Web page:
NASHVILLE, Tenn. — The Tennessee Titans have turned the page on the 2013 season and enter 2014 in the midst of significant change.
A new coaching staff has been assembled to guide the team’s youthful roster, and the organization now begins the process of strengthening the core of the team.
On Jan. 13, Ken Whisenhunt was hired as the 17th head coach in franchise history. He replaced Mike Munchak, who led the team from 2011 through the end of the 2013 campaign. During Munchak’s tenure, the Titans had a record of 22 wins and 26 losses, including a 7-9 mark in 2013.
Whisenhunt arrives in Tennessee with 26 years of NFL experience — nine seasons as a player and 17 seasons as a coach. The 51-year-old native of Augusta, Ga., owns a résumé that includes six years as head coach of the Arizona Cardinals. He got his start in coaching as an assistant at Vanderbilt University from 1995 to 1996.
“Ken is a well-respected coach in this league, and I am looking forward to seeing his vision become reality for this team,” said Titans President/CEO Tommy Smith. “He has a history of building successful offenses and took Arizona to a Super Bowl as a head coach. We all share a common goal for this team and that is to build a consistent winner.”
As Cardinals head coach from 2007 through 2012, Whisenhunt took the franchise to new heights. He won a franchise-record 49 games and led the organization to its first NFC Championship. After a team-record 12-win season in 2008 — the first of two consecutive NFC West titles — the Cardinals made it to Super Bowl XLIII, only to suffer a narrow defeat at the hands of the Pittsburgh Steelers.
“I look for this to be a really fine marriage,” said Ruston Webster, who led the coaching search in his third offseason as general manager. “Ken is an outstanding offensive coach, but also an outstanding head coach. He has a background with several successful franchises, and we look forward to a new day and creating a new culture with the Tennessee Titans.”
Whisenhunt was on the Steelers' coaching staff from 2001 through 2006, spending the first three seasons as tight ends coach and the final three campaigns as offensive coordinator. With quarterback Ben Roethlisberger in only his second NFL season, the 2005 club won Super Bowl XL with Whisenhunt calling the plays.
As a player, the former Georgia Tech walk-on played in the NFL for the Atlanta Falcons, Washington Redskins and New York Jets. As a tight end, he caught 62 passes for 601 yards and six touchdowns in 74 career games.
“This place is special to me, and that has a pull,” Whisenhunt said upon accepting the job in Tennessee. “From my experience as an opponent coming in here, the fan base is great. They are loud ... We have to do a good job of giving them a product to be proud of. The fact that I felt so good about Ruston — and Mr. Smith and I had many good conversations and I felt really good about him when I met him — that was a big piece of it.”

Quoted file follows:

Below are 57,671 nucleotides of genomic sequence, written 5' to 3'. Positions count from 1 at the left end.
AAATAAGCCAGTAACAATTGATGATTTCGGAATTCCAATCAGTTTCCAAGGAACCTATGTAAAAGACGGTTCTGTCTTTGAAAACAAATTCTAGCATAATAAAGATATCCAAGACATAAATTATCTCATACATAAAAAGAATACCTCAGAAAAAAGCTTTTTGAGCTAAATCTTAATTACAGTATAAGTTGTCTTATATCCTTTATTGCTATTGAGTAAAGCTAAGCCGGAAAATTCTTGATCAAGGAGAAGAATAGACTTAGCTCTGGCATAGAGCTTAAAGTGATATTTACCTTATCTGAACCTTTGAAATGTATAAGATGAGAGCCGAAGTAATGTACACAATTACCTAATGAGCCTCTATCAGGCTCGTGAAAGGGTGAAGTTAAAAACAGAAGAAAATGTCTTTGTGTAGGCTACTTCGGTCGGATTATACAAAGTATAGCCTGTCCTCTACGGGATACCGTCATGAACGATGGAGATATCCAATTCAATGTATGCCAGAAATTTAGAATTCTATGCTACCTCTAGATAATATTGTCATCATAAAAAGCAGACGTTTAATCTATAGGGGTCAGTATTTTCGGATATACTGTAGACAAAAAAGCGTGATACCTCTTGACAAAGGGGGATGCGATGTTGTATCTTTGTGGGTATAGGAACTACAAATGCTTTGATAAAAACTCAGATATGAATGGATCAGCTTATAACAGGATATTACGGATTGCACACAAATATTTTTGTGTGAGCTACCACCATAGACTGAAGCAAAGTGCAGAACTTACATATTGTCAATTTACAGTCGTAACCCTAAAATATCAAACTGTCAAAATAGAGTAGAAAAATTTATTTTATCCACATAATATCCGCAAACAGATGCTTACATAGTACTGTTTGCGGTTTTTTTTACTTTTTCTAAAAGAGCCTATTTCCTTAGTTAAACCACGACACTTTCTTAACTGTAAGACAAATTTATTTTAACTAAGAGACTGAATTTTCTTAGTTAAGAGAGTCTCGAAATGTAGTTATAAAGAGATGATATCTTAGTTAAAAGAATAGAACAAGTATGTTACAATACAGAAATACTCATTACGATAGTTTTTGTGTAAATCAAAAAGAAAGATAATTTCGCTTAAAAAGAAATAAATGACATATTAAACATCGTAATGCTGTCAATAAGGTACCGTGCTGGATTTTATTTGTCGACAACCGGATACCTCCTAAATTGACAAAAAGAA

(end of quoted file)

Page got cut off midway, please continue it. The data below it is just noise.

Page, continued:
STAFF COMES TOGETHER
Michael spent the last three seasons as the tight ends coach for the Chargers, working with tight ends Antonio Gates and Ladarius Green. In 2013, Gates led the Chargers in receptions (77), Green posted a 22.1-yard receiving average.
Michael attended Western Kentucky University, where as a quarterback he led the 2002 Hilltoppers to an NCAA I-AA Championship. He later spent three total seasons on Phillip Fulmer’s coaching staff at the University of Tennessee.
Horton, who played safety for 10 total seasons with the Cincinnati Bengals (1983-88) and Dallas Cowboys (1989-92), has spent the last 20 years in coaching. He was with Whisenhunt in 2011 and 2012 as defensive coordinator for the Cardinals.
In 2013, Horton was the defensive coordinator for the Cleveland Browns. He helped transform the Browns from the 23rd-ranked defense the year before his arrival to the ninth-best defensive unit in the NFL under his leadership.
Whisenhunt first encountered Horton in Pittsburgh. From 2004 through 2010, Horton served as the team’s defensive backs coach or assistant defensive backs coach.
When Whisenhunt’s staff was finalized, it featured a total of 19 assistants. Twelve were new to the team, and seven remained from 2013.
“You make relationships with coaches, with men as you go through this business, and part of my job is my assessment of good coaches,” Whisenhunt said. “When you get an opportunity to get those coaches with you, that’s what you do.”